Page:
FIGS. 13A to 13F are views for graphically illustrating engine operation in the acceleration and deceleration transient states. When a driver depresses an accelerator pedal with the intention of accelerating the engine speed, the opening of the throttle valve 1 is increased, resulting in the amount of intake air being increased. Correspondingly, the amount of fuel supply is also increased. In this connection, it is noted that the intake air is low in mass when compared with the fuel. Accordingly, the air is introduced into the engine cylinders rapidly without any appreciable delay in response to the opening of the throttle valve 1, while a time lag will intervene to a certain extent in the injection of fuel into the engine cylinders through the injectors because of the relatively large mass of the fuel. Besides, deposition or adhesion of the fuel on the inner wall of fuel transportation pipe also partakes in delaying the fuel injection in an intricate manner. Such being the circumstances, the amount of fuel supply to the engine cylinder can not follow instantaneously the increasing amount of intake air in response to the increasing throttle opening THV. Such a situation is graphically illustrated in FIG. 13A. As the result of this, the amount of intake air becomes temporarily excessive, leading to prevalence of the lean state. Consequently, the output signal OL of the O2 -sensor assumes a lean level for a certain period, as is illustrated in FIG. 13B. In the case of the system in which the air-fuel ratio sensor 3 is employed, the output of this sensor assumes a considerably higher level than the theoretical air-fuel ratio for a certain time duration, as will be seen in FIG. 13C.

FIGS. 15 to 18 are views for illustrating in flow charts the operation of the CPU 30 (FIG. 2) according to the teaching of the invention.

More specifically, FIG. 15 is a flow chart for illustrating the arithmetic operation for determining the injection pulse width. Activation of the program shown in FIG. 15 is triggered at a time point corresponding to an angle at which the fuel injection normally takes place. By way of example, in the case of the simultaneous injection system illustrated FIG. 14A, the program is activated at every crank angle of 360, while in the sequential injection system illustrated in FIG. 14B, the program is activated at every crank angle of 180. Referring to FIG. 15, the injection pulse of the duration or width Ti determined through the arithmetic processing described hereinafter in conjunction with the flow charts shown in FIGS. 16 and 17 is outputted from a register incorporated in the RAM 32 (FIG. 2) at a step 1501. Subsequently, at a step 1502, decision is made as to whether a counter value TAC to be utilized in temporal calculation involved in the acceleration transient processing described hereinafter is zero or not. Unless the counter value TAC is zero, the integrated value ITiA of the injection pulse width integrated up to the last injection pulse is added with the injection pulse width Ti outputted at the instant time point, whereby the integrated injection pulse width value ITiA is updated at the step 1503. The program then comes to an end. On the other hand, when it is decided at the step 1502 that the counter value TAC is zero, this means that the processing is not validated in response to the detection of occurrence of the acceleration transient. Consequently, the program proceeds to a step 1510 where it is decided whether a counter value TDEC destined for use in the temporal calculation involved in the deceleration transient processing described hereinafter is zero or not. Unless the counter value TDEC is zero, the integrated value ITiD of the injection pulse width is updated at a step 1511, whereupon the program comes to an end. In case the counter value TAC is found to be zero at the step 1502 with the counter value TDEC being also zero at the step 1510, the program comes to an end without updating the integrated pulse width values.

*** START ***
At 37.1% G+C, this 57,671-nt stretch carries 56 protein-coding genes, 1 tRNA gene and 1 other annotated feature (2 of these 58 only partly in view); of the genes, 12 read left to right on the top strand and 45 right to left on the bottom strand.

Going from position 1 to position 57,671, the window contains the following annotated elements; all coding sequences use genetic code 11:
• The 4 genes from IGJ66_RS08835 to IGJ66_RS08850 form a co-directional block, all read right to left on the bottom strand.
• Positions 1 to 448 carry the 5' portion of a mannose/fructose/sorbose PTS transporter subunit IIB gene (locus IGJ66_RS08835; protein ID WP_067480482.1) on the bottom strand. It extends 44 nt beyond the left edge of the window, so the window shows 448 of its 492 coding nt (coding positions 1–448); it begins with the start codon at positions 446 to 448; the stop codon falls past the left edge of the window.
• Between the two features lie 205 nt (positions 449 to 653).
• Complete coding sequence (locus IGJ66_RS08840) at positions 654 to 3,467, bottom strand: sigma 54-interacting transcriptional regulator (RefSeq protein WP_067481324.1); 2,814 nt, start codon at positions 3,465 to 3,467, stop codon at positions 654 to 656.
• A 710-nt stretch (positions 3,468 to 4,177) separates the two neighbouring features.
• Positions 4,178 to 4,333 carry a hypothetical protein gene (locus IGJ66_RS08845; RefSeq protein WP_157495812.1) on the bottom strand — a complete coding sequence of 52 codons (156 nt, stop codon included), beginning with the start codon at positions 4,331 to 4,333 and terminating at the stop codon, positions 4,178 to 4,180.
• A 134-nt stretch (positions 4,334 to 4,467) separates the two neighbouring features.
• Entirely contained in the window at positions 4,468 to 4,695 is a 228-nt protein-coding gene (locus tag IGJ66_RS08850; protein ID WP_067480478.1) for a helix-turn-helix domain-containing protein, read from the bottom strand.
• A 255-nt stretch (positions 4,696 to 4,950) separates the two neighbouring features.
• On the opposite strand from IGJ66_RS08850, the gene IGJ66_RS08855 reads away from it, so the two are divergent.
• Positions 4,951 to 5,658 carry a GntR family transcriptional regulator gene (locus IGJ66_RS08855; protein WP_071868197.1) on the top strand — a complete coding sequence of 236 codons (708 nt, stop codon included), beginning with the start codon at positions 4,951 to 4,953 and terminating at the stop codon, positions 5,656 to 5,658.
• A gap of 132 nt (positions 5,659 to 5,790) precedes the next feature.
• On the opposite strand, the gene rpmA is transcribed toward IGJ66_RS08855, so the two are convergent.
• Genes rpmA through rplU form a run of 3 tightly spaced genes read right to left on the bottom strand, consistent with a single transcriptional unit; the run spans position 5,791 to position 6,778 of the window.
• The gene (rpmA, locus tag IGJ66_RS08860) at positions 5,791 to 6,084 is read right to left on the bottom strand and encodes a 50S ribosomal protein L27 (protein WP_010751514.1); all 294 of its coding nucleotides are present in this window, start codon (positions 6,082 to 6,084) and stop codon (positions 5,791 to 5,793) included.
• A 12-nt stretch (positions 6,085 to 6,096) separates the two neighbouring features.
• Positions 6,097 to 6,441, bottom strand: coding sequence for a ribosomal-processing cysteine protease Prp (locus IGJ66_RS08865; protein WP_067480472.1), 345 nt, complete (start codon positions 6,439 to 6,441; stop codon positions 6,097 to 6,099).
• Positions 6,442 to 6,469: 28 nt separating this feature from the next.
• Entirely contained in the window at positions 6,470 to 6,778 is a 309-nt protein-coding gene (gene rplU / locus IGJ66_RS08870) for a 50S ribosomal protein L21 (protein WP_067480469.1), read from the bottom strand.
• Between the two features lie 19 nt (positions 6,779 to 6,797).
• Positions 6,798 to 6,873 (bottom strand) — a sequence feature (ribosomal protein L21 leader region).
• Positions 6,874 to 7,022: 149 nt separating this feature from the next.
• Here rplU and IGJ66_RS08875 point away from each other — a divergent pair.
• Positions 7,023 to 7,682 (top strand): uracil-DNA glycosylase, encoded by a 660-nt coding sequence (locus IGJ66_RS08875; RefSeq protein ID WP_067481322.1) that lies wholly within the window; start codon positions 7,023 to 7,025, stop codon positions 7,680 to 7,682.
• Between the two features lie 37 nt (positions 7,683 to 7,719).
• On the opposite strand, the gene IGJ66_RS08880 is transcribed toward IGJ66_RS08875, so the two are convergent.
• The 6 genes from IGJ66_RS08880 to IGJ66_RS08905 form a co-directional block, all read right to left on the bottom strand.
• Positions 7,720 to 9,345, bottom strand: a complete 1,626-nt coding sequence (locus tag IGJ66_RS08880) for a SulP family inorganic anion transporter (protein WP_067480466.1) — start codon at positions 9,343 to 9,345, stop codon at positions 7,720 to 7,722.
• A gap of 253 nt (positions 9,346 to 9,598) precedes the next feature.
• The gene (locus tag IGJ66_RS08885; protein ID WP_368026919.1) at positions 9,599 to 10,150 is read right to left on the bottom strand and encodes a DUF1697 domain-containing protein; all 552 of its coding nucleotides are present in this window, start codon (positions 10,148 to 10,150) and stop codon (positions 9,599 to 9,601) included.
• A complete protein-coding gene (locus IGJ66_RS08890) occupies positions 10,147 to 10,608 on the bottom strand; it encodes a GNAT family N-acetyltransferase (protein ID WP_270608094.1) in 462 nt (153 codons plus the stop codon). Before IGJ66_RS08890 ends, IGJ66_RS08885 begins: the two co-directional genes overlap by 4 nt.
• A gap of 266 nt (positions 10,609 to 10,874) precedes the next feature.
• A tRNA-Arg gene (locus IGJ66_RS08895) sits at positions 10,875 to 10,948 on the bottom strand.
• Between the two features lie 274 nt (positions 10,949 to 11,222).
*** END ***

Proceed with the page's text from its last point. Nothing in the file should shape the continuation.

FIGS. 16 to 18 are views for illustrating in flow charts the learning or acquisition of the transient correcting values, arithmetic determination of the instantaneous injection pulse duration or width TAD after detection of the acceleration transient and arithmetic determination of the ordinary injection pulse width Ti.

In contrast to the program for the integrating operation of the injection pulse width shown in FIG. 5 which is triggered at every predetermined crank rotation angle as described above, operation illustrated in the flow charts of FIGS. 16 to 18 is activated periodically at every predetermined constant time interval. By way of example, it may be activated periodically at every time interval of 10 msec.